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By Eric Stirgus March 7, 2012

Marijuana use claim close to the mark

Most Georgians missed it, but there was a presidential debate here after all.

Actually, it was a forum, and the candidates weren’t the Republicans vying for the White House. (CNN canceled a debate set for last Thursday in Atlanta when GOP candidates Mitt Romney and Ron Paul said they had other plans.)

These candidates were Libertarians, five of them, and they answered questions from a moderator for about an hour at their party’s Georgia state convention Feb. 25 in Athens. The Truth-O-Meter started swaying when Gary Johnson, who won a straw poll afterward with 79 percent of the vote, was asked a question about legalizing marijuana.

Johnson, who believes in legalizing marijuana, said an individual’s drug problem should be handled by his or her family -- not the criminal justice system. He then offered this statistic:

"Fifty percent of the [high school] graduating class of the year 2012 will have smoked marijuana or have done some illegal drugs," said Johnson, a former two-term governor of New Mexico.

We wondered whether Johnson, who initially tried running as a Republican for president this year, was correct?

For the record, Johnson doesn’t believe teenagers should have access to marijuana. Johnson does believe marijuana is less harmful than alcohol and thinks the money the federal government spends on marijuana enforcement could be better spent "against the individuals committing real crimes against society."

The Atlanta-based U.S. Centers for Disease Control and Prevention keeps data on marijuana use. According to the CDC’s most recent data, from 2009, nearly 46 percent of 12th-graders had smoked marijuana at least once. Nearly 51 percent of 12th-grade boys had used marijuana, while the percentage of girls was lower, at just over 40 percent. In Georgia, the percentage of all 12th-graders who tried marijuana at least once was nearly identical to the national average.

The CDC figures showed the following for other illicit drug use by 12th-graders in 2009:

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  • Nearly 8 percent had used cocaine.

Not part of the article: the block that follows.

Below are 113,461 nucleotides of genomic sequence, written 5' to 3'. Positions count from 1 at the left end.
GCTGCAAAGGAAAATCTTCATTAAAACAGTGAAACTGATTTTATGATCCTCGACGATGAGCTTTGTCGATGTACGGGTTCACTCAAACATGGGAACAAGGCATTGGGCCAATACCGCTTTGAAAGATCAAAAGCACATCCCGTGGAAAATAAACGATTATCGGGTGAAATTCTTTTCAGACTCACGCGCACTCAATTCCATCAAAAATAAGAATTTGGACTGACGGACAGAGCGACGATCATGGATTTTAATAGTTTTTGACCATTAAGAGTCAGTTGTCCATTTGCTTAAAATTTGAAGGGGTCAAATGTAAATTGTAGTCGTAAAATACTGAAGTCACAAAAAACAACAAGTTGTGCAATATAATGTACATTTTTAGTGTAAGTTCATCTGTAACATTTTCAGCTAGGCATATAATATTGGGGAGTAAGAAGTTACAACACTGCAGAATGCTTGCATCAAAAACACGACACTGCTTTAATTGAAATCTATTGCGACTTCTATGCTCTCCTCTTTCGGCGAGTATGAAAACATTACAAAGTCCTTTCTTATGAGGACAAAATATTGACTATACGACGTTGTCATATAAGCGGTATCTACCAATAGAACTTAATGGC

• 2.5 percent had tried heroin.
  • About 4 percent used methamphetamines.
  • 8 percent had tried Ecstasy.
  • Slightly more than 3 percent had used steroids.

There was no overall figure for the percentage of 12th-graders who used any illegal drug.

The federal National Institutes of Health has data on its website that says 42 percent of 12th-graders in 2009 had tried marijuana. The percentage had actually declined from nearly 48 percent in 2002. Officials there provided PolitiFact Georgia some data for all types of illicit drug use by 12th-graders.

"In 2011, 50% of high school seniors reported having tried an illicit drug at some time,
40% used one or more drugs in the past 12 months, and 25% used one or more drugs in the prior 30 days," Shirley Simson, a media specialist for the NIH’s National Institute on Drug Abuse, told us via email.

Simson said there’s been an increase in the past four years, primarily due to more teenagers smoking marijuana.

The National Center for Education Statistics has data on its website that says about 47 percent of the graduating class of 2009 had tried any type of illicit drug. The percentage has declined each year since 2000, when 54 percent of high school seniors had tried drugs.

We couldn’t find data about the percentage of high school seniors graduating this year who’ve smoked marijuana or have done any kind of illicit drug. The studies we’ve found show drug use among 12th-graders hovers around the 50 percent mark, with a slight decline in recent years. We rate his claim as Mostly True.

Our Sources

Libertarian Party of Georgia presidential candidate forum, Feb. 25, 2012

Email from National Institute on Drug Abuse spokeswoman Shirley Simson, March 2, 2012

Gary Johnson 2012 website, drug reform policy

U.S. Centers for Disease Control and Prevention figures on high school risk behavior

National Institutes of Health drug abuse facts

National Center for Education Statistics, percentage of high school seniors reporting drug use

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Marijuana use claim close to the mark

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